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Hypothesis testing with information asymmetry
October 27 @ 11:00 am - 12:00 pm
Stephen Bates (MIT)
Contemporary scientific research is a distributed, collaborative endeavor, carried out by teams of researchers, regulatory institutions, funding agencies, commercial partners, and scientific bodies, all interacting with each other and facing different incentives. To maintain scientific rigor, statistical methods should acknowledge this state of affairs. To this end, we study hypothesis testing when there is an agent (e.g., a researcher or a pharmaceutical company) with a private prior about an unknown parameter and a principal (e.g., a policymaker or regulator) who wishes to make decisions based on the parameter value. The agent chooses whether to run a statistical trial based on their private prior and then the result of the trial is used by the principal to reach a decision. We show how the principal can conduct statistical inference that leverages the information that is revealed by an agent’s strategic behavior — their choice to run a trial or not. In particular, we show how the principal can design a policy to elucidate partial information about the agent’s private prior beliefs and use this to control the posterior probability of the null. One implication is a simple guideline for the choice of significance threshold in clinical trials: the type-I error level should be set to be strictly less than the cost of the trial divided by the firm’s profit if the trial is successful.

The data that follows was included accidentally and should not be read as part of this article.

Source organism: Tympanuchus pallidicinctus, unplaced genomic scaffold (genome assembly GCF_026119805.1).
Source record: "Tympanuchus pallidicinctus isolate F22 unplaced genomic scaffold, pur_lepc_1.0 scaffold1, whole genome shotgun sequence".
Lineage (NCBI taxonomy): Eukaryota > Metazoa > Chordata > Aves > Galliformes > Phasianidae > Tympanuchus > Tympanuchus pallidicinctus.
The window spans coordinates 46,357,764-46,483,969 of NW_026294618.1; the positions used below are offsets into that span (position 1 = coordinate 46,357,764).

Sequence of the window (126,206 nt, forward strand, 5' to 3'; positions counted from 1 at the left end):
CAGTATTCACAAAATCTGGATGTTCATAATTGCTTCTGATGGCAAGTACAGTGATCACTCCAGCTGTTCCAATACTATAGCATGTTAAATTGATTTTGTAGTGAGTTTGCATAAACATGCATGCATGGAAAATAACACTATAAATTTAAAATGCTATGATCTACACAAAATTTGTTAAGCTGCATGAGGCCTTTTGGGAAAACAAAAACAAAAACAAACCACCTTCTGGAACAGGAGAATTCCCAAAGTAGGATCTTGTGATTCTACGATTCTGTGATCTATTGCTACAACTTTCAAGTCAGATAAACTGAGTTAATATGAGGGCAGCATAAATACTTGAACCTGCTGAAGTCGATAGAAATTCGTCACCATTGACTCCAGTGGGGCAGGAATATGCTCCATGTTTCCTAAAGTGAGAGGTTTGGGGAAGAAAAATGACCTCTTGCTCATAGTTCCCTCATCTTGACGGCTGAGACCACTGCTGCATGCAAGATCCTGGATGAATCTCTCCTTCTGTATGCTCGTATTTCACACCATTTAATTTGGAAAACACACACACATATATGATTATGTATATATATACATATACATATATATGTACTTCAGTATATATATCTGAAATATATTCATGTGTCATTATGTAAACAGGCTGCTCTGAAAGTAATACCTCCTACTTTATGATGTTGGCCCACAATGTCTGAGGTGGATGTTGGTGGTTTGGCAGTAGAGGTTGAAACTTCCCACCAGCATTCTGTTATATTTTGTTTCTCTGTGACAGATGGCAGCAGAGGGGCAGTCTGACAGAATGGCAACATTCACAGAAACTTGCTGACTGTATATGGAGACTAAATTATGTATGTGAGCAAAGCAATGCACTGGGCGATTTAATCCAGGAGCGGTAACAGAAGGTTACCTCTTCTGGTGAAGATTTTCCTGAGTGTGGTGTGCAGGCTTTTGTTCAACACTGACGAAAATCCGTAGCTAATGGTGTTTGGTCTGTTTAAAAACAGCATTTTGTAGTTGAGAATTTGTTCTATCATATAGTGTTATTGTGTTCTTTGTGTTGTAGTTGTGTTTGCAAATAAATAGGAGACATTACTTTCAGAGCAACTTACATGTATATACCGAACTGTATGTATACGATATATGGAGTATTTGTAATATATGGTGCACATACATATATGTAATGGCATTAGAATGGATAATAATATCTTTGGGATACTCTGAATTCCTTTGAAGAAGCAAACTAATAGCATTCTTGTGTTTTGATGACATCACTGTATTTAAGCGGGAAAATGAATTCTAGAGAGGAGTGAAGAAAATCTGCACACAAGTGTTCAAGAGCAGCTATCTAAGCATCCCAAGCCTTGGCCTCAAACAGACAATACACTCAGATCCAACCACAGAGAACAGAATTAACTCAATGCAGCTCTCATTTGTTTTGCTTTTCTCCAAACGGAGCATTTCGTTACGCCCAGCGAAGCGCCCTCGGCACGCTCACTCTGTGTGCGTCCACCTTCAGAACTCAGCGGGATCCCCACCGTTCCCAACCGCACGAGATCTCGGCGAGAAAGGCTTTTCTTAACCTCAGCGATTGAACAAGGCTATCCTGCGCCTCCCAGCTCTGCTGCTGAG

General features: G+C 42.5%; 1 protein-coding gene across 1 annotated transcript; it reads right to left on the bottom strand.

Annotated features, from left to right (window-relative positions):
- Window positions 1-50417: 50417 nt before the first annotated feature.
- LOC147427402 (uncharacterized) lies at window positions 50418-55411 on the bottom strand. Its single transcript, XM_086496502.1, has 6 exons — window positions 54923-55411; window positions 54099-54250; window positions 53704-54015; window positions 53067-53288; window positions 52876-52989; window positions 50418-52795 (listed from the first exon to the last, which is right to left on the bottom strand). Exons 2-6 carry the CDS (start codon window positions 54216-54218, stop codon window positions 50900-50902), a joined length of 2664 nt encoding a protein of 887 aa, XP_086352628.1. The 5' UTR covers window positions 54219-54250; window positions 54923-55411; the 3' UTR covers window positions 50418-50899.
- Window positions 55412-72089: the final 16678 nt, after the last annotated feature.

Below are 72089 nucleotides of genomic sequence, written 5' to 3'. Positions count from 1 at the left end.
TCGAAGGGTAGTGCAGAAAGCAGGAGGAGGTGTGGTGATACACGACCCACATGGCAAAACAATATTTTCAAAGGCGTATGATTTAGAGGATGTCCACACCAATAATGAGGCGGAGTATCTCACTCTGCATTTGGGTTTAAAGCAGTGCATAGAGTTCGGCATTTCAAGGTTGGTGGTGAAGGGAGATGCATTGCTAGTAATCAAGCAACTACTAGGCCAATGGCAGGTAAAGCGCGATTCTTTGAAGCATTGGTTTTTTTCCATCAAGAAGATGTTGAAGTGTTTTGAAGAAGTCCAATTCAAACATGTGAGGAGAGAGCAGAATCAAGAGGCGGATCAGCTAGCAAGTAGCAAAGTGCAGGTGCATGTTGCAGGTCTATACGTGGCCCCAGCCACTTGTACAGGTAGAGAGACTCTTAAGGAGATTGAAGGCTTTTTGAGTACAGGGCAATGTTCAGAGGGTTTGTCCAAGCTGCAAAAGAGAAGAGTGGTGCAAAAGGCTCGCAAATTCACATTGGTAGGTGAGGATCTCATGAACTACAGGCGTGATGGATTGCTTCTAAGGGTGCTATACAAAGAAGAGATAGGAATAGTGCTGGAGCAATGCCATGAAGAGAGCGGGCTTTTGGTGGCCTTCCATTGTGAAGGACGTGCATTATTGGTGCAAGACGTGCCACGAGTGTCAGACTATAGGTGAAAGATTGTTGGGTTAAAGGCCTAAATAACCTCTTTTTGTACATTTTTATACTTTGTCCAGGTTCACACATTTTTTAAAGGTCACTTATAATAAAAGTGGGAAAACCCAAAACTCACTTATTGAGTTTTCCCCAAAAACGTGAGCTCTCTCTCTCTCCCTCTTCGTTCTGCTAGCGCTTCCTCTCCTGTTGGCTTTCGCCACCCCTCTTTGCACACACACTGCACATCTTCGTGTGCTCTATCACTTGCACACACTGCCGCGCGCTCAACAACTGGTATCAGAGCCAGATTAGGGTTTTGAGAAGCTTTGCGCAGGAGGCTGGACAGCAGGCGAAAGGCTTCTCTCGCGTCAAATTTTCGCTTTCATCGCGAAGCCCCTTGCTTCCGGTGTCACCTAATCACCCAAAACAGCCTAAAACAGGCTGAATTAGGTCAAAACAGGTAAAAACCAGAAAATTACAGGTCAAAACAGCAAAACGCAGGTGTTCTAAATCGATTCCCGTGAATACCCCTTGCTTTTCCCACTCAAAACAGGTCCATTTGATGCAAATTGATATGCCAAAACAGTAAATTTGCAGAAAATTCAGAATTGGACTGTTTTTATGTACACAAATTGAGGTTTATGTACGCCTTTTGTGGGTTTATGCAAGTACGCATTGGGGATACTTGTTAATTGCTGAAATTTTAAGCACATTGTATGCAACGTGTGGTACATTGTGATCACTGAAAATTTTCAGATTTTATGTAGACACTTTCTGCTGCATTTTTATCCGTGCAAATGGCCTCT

This talk is based on two papers: primarily “Incentive-Theoretic Bayesian Inference for Collaborative Science” and also parts of “Principal-Agent Hypothesis Testing“. This is joint work with Michael I. Jordan, Michael Sklar, and Jake Soloff.
Stephen Bates is an Assistant Professor of AI and Decision-making in the MIT EECS department, where he works to understand uncertainty and reliable decision-making with data. In particular, he develops tools for statistical inference with AI models, data impacted by strategic behavior, and settings with distribution shift. In addition, he works on applications in the life sciences and sustainability.
Previously, he was a postdoctoral researcher with Michael I. Jordan in the UC Berkeley Statistics and EECS departments. He completed his Ph.D. in the Stanford Department of Statistics, advised by Emmanuel Candès, where he recieved the Theodore W. Anderson Theory of Statistics Dissertation Award.